A lot of Middle School Friends and Young Friends from Downingtown attend these weekend programs throughout the year. It’s enlightening for them to hear about other Meetings. There are a lot of spiritual activities, for example, experiencing dance as a form of spirituality, and opportunities to talk about their spiritual lives. Through these programs, Young Friends have grown together.

The spiritual growth of many of our Meeting children begins with Young Friends. Their

gatherings help them sort themselves out. Also, when with 40 other Quaker kids, it makes spirituality acceptable.

Participation in our First Day School significantly improved 10-12 years ago. What happened?

A panel member, active with Young Friends, relates her experiences in working with them.Two actions led to this change. First, the curriculum has been divided into four sessions so teachers would not have to forego full Meeting for Worship for the entire school year. However, that made it difficult for the children to bond with them. A few teachers committed to full-year assignments for the Middle School and Young Friends. As a result, the teenagers have forged deeper connections with these adults and behavior problems have evaporated. Second, the basement, an unappealing, somewhat trashy location, was renovated to an inviting space for the teens. It was Meeting’s investment in its youth.

Most recently, the Religious Education Committee spent a great deal of time defining the objectives of First Day School. A couple of these committee members wrote a concise, comprehensive document to inform both parents and teachers. The Committee also overhauled the curriculum, with lesson plans that are tied to these guidelines.

What can adults do to encourage spiritual growth among our children?

Meeting also provides opportunities for children to interact with adults. Children, especially Young Friends, see how adults solve problems and work together.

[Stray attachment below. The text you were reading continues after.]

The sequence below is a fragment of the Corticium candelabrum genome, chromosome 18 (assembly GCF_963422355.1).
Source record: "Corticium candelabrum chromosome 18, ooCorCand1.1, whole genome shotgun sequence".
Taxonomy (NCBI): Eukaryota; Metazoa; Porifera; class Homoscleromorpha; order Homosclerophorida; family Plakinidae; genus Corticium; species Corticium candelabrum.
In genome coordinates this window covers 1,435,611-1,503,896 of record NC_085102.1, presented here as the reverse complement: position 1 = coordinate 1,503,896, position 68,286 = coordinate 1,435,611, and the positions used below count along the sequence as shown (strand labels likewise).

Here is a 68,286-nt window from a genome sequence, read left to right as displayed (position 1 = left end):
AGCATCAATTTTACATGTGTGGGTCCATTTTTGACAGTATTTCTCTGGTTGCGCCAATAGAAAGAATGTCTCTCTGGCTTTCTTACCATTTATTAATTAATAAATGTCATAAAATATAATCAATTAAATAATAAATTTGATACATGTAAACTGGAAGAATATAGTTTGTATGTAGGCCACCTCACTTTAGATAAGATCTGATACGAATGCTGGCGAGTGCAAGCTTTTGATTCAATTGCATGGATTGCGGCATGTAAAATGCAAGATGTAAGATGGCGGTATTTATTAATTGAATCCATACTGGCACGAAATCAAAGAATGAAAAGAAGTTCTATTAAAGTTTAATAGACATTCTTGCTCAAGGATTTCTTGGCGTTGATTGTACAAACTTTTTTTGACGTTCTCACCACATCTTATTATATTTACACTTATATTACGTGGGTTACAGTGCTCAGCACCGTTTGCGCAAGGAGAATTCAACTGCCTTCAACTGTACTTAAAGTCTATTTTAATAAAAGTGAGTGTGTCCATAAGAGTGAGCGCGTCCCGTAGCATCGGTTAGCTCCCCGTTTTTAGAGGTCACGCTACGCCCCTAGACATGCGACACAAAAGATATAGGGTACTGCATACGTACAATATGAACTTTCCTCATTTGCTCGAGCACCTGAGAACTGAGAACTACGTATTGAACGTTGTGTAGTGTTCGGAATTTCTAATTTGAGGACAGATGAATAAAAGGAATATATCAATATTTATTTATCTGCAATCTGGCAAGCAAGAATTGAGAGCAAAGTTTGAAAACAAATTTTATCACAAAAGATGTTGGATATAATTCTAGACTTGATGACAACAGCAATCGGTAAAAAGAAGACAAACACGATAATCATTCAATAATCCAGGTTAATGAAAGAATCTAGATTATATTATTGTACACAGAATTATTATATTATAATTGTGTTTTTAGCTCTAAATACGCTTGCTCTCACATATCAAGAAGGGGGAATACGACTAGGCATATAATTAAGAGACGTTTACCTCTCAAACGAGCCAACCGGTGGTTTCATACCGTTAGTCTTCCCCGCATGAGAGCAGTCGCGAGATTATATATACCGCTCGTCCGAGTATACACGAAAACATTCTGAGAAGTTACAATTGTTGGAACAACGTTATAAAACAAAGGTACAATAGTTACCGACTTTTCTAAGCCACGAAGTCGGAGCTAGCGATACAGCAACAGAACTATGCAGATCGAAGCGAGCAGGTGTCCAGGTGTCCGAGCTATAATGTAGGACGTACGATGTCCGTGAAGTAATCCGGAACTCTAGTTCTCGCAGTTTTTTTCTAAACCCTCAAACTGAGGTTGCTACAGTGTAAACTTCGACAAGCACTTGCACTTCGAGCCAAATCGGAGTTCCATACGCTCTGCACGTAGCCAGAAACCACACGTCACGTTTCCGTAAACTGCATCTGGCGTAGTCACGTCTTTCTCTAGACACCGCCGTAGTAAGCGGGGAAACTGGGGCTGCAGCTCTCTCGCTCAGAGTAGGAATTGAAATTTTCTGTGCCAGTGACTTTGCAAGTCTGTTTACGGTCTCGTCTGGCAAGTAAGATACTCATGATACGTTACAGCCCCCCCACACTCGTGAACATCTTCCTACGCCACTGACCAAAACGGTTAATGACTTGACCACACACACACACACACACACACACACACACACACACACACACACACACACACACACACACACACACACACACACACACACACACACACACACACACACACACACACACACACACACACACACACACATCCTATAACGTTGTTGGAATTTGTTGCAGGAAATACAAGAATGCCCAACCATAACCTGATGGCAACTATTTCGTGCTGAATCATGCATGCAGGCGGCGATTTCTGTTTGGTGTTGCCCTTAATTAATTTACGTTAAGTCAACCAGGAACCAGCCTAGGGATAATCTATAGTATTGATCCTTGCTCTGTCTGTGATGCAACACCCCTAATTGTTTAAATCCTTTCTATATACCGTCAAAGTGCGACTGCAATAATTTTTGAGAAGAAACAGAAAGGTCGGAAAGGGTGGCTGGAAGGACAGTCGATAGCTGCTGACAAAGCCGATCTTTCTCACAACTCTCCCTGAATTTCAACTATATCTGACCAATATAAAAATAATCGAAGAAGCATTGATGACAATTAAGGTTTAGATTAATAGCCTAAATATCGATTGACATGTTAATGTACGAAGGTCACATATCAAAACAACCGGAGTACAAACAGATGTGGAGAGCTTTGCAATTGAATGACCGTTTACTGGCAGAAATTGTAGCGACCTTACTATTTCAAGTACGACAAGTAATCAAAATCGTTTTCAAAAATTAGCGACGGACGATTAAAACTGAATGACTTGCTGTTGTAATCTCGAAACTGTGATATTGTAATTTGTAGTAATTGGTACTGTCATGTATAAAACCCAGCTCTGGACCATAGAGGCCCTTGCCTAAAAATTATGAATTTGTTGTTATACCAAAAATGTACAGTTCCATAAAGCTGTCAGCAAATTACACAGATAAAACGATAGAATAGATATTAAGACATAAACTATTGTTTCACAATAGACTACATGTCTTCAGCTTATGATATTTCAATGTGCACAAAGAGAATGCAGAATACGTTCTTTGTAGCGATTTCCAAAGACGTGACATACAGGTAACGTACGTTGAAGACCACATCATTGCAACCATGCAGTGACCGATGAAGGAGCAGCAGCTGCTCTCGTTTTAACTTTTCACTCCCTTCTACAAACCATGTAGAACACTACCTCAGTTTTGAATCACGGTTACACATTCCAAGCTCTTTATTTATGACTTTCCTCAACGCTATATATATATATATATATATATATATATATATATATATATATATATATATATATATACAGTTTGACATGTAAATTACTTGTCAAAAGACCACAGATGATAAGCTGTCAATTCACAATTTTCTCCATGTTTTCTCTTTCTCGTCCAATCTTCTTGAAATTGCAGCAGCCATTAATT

"Kids don’t think like adults," said the convener of our Outreach Committee. "They’re listening and watching us, and we’re having more influence than we know." It’s important to remember that while kids think differently than adults, they are people who can do a lot. There have been many opportunities to tap that energy, especially at our annual Fall Festival.

Discussion participants jot down words that come to mind regarding brining up children in Meeting.How has Meeting helped parents in raising their children?

 long-standing families.

Meeting members and attenders are expected to take action on their beliefs, whether it be leading Opening Exercises, organizing discussion groups or some other activity. Children see their parents make these contributions and this makes them want to do the same.

What we’re cultivating is less a structure with building blocks, but more an awareness of the living organism that is our spirituality. It is not based on ritual but on an experience with God, nurtured by our Meeting community.

Young people desire and need to have a creative part in the life of the Meeting.  Friends should recognize the contributions that young people can make.”--from the Committee of Overseers section, on the care of young people

Care of the children of the meeting should be the responsibility of every Friend.  Let us share with our children a sense of adventure, of wonder, and of trust and let them know that, in facing the mysteries of life, they are surrounded by love...Friends are advised to seek for children the full development of God’s gifts, which is true education.”--from the Extracts section, # 252 of Faith & Practice

Read about our Young Friends Program